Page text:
UK crying out for hellish speed

A new survey of British consumers suggests there is an unfulfilled demand for more bandwidth to the home, and it’s not just the Orange subscribers chafing at the birt.

Apparently, it is the rise of user-generated content that increases the demand for video and sound over the internet. Broadband is normally 2Mbits/s downlink via either ADSL or cable in Britain, although a lucky few can see speeds of up to 8Mbits/s via ADSL, providing they live very close to a telephone exchange with the latest equipment.

The study’s authors at analyst Juniper Research, suggest that other European countries are winning the race for broader broadband, with some French subscribers getting downlink speeds of 24Mbits/s on ADSL2+. An important caveat here is that ADSL2+ is subject to all the same constraints ordinary ADSL is, with distance and the quality of the copper wires playing a crucial role. So far, there is only one French ISP offering these stellar speeds.

Also, these super-ADSL deployments are still heavy on the “A”, for asymmetric, in ADSL. 8Mbits/s connections in the UK typically only offer 512Kbits/s upstream, or even as little as 256Kbits/s. This is a serious problem precisely for fans of user-generated content because the content is generated by users, who have to upload it to their preferred sharing service from their home internet connection. The same applies to file-sharing, another application that drives the need for speed.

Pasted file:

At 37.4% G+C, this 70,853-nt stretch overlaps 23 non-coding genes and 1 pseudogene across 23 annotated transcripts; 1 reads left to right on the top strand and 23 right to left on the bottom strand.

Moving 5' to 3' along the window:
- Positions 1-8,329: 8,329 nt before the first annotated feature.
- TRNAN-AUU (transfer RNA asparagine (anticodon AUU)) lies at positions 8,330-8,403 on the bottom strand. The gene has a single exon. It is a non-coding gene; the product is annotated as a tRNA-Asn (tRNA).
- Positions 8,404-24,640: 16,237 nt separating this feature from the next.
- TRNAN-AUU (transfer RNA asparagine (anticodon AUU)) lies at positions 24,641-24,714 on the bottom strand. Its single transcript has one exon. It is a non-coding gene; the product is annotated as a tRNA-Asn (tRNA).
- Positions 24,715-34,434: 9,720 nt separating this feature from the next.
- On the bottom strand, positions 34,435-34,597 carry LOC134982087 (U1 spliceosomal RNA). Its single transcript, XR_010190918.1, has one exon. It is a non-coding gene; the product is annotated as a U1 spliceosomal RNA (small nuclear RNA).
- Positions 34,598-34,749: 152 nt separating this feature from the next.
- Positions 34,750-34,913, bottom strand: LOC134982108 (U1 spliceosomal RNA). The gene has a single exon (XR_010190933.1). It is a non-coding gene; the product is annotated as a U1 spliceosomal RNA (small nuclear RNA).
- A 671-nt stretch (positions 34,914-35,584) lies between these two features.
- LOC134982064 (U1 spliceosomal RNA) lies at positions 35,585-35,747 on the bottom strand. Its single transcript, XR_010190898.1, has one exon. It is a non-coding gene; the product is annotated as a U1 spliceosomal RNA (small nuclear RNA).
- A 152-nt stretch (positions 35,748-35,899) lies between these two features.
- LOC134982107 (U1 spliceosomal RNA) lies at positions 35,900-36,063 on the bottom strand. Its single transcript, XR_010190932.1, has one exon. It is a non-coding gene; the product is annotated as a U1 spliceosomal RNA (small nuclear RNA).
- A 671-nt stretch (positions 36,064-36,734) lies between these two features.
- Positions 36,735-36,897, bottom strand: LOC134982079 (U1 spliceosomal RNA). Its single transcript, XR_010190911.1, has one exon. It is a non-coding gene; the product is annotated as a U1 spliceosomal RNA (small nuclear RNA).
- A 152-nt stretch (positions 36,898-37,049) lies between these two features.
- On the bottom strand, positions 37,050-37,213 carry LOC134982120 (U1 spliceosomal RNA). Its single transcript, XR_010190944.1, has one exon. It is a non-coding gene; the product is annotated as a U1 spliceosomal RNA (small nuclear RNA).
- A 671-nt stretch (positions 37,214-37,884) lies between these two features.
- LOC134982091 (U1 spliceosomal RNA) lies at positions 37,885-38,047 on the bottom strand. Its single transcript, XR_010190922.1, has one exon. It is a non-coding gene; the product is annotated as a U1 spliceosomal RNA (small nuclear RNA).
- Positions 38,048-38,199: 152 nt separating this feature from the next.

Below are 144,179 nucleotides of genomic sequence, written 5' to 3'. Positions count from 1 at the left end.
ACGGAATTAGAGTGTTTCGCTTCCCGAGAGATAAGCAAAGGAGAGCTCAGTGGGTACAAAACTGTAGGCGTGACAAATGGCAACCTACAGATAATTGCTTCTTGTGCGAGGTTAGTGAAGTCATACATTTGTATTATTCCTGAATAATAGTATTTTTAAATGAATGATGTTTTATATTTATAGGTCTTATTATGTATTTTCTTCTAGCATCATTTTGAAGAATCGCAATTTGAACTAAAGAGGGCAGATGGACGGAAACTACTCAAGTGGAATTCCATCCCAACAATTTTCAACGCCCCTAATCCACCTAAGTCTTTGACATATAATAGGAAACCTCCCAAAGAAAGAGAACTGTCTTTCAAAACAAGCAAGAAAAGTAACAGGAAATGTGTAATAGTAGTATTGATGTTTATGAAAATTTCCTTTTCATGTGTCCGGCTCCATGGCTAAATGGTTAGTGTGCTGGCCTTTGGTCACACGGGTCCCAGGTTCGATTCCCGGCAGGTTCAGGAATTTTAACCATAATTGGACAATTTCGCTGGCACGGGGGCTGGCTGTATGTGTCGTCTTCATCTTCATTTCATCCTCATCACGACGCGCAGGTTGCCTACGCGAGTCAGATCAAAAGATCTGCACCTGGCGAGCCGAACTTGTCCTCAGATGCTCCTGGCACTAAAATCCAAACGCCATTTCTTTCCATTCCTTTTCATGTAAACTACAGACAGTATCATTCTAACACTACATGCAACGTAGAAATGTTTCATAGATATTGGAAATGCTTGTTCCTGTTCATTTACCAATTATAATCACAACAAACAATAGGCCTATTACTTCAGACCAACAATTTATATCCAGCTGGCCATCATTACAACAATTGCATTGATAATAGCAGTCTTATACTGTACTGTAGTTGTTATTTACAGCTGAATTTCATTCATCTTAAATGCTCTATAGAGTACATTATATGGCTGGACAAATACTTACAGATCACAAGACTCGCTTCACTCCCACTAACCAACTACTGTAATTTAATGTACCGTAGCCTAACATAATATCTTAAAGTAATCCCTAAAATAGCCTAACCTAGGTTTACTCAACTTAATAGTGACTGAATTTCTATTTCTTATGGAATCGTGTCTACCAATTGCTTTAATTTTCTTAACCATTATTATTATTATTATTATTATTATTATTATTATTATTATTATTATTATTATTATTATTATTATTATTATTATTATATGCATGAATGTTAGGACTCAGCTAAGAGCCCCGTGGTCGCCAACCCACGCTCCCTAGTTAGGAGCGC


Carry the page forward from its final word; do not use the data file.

More importantly, some European countries are pushing ahead with fibre-to-the-home, or FTTH, deployments. The city of Paris has ambitious plans to wire the city with optical carriers, and Deutsche Telekom is openly boasting of offering 50Mbits/s from its planned next-generation network.

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